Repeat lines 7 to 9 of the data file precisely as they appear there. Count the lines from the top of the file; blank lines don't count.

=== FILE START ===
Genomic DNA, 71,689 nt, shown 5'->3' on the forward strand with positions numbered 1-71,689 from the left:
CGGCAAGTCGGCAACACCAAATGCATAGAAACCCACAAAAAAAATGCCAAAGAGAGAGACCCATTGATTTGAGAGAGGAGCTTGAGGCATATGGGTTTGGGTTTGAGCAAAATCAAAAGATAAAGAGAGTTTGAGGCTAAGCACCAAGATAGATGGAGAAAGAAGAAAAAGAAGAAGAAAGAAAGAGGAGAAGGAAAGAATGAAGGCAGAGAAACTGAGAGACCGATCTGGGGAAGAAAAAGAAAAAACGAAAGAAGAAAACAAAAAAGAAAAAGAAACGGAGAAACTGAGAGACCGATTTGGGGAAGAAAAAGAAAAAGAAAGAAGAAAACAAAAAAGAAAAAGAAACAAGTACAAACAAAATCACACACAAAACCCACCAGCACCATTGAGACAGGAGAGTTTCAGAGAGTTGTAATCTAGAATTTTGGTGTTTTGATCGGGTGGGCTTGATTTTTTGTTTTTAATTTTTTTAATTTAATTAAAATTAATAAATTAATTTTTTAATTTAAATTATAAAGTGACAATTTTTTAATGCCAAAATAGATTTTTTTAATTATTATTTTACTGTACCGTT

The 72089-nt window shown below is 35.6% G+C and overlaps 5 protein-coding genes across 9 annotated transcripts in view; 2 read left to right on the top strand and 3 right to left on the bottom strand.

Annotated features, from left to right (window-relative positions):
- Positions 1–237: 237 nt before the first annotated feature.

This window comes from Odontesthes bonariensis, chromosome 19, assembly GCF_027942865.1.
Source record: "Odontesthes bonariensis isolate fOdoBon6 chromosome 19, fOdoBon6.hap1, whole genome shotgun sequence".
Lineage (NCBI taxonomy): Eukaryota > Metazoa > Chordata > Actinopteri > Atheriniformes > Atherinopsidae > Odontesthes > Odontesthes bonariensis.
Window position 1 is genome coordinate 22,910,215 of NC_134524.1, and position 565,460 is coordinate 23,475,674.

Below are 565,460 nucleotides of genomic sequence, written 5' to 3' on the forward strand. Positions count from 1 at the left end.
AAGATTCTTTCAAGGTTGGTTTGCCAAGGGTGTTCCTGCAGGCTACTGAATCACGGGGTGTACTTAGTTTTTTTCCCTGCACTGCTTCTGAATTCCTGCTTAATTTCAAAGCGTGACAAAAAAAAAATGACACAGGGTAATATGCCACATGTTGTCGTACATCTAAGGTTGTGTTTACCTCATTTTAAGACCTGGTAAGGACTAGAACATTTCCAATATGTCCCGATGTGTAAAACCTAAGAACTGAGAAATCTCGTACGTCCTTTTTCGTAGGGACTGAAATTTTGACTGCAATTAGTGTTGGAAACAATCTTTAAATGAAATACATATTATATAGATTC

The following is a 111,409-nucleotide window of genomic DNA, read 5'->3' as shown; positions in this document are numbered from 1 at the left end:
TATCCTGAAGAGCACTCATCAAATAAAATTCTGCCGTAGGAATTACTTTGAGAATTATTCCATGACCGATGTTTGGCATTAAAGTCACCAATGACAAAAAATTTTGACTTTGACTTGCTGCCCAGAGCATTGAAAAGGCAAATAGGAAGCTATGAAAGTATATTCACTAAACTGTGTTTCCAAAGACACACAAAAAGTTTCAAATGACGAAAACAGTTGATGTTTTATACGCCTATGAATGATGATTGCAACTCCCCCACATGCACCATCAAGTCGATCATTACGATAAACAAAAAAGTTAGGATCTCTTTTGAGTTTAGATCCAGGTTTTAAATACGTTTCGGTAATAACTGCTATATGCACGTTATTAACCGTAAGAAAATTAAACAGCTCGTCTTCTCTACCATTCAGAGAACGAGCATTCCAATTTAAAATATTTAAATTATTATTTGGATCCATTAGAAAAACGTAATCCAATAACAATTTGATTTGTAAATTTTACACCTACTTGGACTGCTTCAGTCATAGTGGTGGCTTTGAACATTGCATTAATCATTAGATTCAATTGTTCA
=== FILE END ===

Source record: "Odontesthes bonariensis isolate fOdoBon6 chromosome 19, fOdoBon6.hap1, whole genome shotgun sequence".
Lineage (NCBI taxonomy): Eukaryota > Metazoa > Chordata > Actinopteri > Atheriniformes > Atherinopsidae > Odontesthes > Odontesthes bonariensis.
Window position 1 is genome coordinate 22,910,215 of NC_134524.1, and position 565,460 is coordinate 23,475,674.